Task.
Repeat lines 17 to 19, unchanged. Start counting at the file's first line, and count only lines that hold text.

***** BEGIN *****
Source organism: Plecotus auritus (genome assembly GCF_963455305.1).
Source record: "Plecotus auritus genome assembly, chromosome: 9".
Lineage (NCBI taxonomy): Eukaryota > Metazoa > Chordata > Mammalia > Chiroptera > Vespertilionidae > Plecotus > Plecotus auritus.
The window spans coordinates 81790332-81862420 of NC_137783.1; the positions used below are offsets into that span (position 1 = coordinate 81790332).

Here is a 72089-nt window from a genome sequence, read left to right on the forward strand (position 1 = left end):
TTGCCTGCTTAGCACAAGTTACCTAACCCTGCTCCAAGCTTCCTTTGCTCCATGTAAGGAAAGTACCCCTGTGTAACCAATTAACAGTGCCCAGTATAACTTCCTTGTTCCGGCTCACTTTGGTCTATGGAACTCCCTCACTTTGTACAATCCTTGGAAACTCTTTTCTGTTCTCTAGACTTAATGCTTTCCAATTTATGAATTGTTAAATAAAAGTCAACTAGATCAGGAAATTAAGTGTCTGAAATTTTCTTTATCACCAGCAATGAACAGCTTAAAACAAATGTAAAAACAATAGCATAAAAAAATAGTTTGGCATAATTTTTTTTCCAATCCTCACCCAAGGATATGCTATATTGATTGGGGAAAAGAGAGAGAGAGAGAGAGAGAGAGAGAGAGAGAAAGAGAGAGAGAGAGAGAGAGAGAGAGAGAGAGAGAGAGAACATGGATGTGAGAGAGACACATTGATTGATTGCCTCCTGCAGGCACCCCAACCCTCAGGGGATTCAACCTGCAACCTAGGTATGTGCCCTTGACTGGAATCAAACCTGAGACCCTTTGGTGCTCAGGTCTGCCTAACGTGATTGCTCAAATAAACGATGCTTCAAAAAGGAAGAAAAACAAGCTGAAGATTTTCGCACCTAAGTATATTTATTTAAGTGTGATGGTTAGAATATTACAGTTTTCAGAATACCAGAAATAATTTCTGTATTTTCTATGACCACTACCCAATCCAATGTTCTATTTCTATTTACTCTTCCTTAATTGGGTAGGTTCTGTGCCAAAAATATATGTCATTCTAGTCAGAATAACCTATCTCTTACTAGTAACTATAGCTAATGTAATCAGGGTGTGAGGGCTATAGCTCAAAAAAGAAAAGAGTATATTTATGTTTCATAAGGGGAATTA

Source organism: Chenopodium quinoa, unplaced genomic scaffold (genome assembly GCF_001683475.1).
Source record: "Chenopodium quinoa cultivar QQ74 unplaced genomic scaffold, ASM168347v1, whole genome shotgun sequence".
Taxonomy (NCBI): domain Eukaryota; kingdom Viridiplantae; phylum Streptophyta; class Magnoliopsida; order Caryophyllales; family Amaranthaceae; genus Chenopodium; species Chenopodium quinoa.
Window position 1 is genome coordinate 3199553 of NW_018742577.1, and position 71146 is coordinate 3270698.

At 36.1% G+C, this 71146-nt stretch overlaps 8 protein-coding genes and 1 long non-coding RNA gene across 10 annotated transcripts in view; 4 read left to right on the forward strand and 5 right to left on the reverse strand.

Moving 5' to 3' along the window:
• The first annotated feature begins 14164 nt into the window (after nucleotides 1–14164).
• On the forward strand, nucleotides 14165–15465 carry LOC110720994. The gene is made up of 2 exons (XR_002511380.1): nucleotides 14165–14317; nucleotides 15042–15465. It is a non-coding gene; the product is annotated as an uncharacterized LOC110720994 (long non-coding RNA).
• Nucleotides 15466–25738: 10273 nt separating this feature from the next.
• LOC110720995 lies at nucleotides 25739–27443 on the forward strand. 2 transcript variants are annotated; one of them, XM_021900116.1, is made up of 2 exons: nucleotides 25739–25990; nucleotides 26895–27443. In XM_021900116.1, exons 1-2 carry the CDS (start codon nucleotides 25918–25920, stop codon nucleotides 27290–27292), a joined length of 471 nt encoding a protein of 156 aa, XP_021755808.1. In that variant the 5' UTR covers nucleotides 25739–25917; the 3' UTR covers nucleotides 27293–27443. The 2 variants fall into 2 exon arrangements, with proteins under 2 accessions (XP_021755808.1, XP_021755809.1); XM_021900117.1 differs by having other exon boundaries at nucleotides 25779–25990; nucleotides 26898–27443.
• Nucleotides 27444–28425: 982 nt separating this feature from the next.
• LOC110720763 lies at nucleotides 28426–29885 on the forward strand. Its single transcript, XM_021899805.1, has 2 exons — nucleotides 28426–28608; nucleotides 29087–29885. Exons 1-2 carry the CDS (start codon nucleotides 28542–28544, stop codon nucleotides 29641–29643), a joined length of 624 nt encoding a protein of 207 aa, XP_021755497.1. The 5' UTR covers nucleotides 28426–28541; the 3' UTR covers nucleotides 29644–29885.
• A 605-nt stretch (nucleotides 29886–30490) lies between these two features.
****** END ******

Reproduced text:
• Nucleotides 27444–28425: 982 nt separating this feature from the next.
• LOC110720763 lies at nucleotides 28426–29885 on the forward strand. Its single transcript, XM_021899805.1, has 2 exons — nucleotides 28426–28608; nucleotides 29087–29885. Exons 1-2 carry the CDS (start codon nucleotides 28542–28544, stop codon nucleotides 29641–29643), a joined length of 624 nt encoding a protein of 207 aa, XP_021755497.1. The 5' UTR covers nucleotides 28426–28541; the 3' UTR covers nucleotides 29644–29885.
• A 605-nt stretch (nucleotides 29886–30490) lies between these two features.